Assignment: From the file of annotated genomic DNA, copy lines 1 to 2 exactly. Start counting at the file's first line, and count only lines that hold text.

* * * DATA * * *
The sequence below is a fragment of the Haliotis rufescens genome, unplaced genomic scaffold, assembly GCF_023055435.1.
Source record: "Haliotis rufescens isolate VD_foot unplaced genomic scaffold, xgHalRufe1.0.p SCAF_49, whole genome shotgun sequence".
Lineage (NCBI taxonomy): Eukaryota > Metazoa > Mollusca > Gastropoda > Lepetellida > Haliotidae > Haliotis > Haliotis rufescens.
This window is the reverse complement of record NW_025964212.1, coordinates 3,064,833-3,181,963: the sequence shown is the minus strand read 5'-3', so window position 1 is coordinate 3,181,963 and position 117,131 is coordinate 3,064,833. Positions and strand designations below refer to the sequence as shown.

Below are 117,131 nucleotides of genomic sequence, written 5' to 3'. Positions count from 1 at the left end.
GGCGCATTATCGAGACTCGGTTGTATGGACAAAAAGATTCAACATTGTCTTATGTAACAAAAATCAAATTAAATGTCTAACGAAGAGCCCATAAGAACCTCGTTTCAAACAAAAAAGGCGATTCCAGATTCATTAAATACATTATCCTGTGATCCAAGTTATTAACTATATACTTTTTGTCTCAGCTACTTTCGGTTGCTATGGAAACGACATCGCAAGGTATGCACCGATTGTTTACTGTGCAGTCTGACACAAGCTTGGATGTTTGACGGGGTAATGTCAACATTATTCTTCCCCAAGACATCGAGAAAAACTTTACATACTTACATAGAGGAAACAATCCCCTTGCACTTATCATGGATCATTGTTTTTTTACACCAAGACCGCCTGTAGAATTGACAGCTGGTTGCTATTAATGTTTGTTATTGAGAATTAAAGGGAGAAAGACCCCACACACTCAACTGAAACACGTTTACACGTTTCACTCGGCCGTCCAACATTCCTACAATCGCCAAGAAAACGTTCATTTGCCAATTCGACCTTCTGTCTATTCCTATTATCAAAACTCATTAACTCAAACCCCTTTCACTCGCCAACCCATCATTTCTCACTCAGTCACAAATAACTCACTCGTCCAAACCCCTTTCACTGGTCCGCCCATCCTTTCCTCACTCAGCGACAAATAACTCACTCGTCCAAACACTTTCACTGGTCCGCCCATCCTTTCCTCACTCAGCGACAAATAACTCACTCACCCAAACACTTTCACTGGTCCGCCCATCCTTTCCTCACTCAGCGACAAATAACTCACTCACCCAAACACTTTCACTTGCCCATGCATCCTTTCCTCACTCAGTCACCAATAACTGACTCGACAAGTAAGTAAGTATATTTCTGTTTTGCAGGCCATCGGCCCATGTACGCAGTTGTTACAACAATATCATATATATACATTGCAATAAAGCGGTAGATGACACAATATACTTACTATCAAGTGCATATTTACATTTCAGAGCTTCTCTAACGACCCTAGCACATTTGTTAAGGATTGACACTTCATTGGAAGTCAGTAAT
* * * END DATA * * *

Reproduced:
The sequence below is a fragment of the Haliotis rufescens genome, unplaced genomic scaffold, assembly GCF_023055435.1.
Source record: "Haliotis rufescens isolate VD_foot unplaced genomic scaffold, xgHalRufe1.0.p SCAF_49, whole genome shotgun sequence".